The city was transformed by massive construction. Nine forts sprung up around the city (in years 1882 - 1915), with redoubts, batteries to support them and the Central Fortification as the inner ring of defense. To the east of the Old Town, the New Town was built with all the administration and housing for officers as well as the impressive Sobor and what is now known as the Freedom Avenue. Soldiers lived in yet other new or heavily expanded districts: Freda, Panemunė, Šančiai. Many of them continue to lay there in cemeteries. By the year 1896 military personnel made up 28% of the entire Kaunas population of 68 000.
The fortress was never completed with a new fort erected every few years. After the first outer circle of defense was completed (seven forts by 1891) the government ordered the construction of a new one further from the city center. However, the advent of modern warfare changed everything and when the war against Germany finally started (the fortress was built mainly having such conflict in mind) in 1914 the mighty Kaunas fortress fell after a siege that lasted only a couple of weeks (1915). No new fortresses of this size have been constructed in the world ever since.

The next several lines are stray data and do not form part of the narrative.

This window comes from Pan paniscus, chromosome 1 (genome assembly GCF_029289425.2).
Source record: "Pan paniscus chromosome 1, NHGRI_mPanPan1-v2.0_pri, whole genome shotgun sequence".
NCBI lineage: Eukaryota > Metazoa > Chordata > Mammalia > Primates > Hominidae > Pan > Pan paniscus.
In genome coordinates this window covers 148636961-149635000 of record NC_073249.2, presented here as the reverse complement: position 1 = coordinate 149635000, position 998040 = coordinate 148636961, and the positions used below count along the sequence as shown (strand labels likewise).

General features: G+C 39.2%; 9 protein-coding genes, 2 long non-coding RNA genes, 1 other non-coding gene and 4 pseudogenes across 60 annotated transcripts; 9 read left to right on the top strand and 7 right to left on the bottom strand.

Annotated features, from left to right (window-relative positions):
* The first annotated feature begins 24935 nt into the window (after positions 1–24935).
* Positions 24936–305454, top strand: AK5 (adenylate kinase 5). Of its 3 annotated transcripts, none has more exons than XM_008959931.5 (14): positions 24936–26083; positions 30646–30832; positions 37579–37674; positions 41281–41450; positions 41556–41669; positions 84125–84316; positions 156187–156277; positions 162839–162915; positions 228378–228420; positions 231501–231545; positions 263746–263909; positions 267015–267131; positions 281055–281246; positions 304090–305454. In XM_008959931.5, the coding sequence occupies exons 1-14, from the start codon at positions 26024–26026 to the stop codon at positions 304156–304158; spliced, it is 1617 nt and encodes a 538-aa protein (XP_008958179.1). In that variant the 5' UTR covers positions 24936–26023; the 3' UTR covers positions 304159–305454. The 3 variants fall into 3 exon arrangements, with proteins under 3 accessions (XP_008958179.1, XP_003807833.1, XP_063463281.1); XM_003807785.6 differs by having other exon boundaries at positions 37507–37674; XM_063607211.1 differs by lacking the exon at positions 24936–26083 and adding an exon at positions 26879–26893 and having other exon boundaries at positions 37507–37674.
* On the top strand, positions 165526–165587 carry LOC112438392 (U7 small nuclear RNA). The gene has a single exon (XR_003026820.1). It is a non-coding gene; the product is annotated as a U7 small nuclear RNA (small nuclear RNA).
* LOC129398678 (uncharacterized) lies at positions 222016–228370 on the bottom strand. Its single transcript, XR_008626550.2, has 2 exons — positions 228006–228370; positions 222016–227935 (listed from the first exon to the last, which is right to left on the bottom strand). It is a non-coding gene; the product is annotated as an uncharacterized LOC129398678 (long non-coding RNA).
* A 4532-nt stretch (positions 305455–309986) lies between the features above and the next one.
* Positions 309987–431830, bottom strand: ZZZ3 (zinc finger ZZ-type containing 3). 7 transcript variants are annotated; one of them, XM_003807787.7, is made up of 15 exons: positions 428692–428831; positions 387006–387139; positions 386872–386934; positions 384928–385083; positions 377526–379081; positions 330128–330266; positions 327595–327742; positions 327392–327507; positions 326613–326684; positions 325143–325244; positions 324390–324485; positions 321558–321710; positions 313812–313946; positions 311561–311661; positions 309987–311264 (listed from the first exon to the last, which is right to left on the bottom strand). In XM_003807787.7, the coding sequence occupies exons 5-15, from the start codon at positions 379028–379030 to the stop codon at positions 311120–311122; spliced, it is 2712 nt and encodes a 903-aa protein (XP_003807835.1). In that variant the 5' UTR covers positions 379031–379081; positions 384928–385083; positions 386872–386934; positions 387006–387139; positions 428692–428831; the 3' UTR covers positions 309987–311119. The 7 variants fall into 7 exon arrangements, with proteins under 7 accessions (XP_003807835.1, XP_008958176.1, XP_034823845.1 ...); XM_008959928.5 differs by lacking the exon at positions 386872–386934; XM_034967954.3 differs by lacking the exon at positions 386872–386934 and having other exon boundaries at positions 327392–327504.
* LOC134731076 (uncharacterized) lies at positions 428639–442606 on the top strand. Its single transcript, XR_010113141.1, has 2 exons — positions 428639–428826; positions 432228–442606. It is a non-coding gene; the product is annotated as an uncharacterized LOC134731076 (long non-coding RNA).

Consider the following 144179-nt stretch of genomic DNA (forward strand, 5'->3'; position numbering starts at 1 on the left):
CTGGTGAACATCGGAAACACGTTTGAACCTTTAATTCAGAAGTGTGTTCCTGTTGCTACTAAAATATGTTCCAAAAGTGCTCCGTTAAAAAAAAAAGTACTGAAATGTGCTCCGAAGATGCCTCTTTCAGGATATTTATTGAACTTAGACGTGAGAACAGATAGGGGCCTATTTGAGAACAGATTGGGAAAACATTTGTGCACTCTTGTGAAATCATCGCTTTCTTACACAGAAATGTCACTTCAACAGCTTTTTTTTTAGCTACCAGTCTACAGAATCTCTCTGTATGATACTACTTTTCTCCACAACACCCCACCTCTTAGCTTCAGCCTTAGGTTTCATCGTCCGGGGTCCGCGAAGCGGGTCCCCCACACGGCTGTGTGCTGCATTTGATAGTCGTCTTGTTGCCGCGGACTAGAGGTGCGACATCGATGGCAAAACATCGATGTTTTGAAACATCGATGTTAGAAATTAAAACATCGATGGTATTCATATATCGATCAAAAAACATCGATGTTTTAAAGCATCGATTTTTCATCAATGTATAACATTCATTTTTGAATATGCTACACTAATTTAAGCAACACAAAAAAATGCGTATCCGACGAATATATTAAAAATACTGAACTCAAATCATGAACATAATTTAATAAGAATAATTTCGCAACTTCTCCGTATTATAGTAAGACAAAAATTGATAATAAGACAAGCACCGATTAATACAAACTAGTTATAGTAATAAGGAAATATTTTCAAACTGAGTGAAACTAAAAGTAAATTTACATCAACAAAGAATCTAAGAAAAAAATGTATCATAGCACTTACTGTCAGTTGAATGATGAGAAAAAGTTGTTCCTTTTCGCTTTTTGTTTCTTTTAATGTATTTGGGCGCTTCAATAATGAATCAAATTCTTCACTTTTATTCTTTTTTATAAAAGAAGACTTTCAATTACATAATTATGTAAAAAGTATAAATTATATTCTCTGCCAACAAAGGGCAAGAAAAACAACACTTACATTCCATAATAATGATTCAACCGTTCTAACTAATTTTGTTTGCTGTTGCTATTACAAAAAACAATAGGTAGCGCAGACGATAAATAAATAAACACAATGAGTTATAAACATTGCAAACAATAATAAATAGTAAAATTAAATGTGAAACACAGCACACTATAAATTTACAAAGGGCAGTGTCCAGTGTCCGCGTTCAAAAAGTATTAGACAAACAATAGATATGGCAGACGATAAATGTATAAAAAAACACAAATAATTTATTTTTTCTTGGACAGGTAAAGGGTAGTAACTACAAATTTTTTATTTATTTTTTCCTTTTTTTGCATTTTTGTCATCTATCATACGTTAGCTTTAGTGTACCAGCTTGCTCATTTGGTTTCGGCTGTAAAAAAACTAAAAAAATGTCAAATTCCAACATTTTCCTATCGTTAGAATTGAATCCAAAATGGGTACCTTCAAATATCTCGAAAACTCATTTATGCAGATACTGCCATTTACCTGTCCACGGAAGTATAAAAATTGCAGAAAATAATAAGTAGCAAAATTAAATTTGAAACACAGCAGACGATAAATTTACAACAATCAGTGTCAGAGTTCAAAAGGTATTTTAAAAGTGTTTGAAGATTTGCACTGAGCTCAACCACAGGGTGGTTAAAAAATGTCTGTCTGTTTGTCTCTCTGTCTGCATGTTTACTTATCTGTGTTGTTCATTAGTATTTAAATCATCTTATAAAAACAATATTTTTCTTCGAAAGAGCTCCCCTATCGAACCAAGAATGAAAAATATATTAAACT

Temporary capital of interwar Lithuania (1918-1939)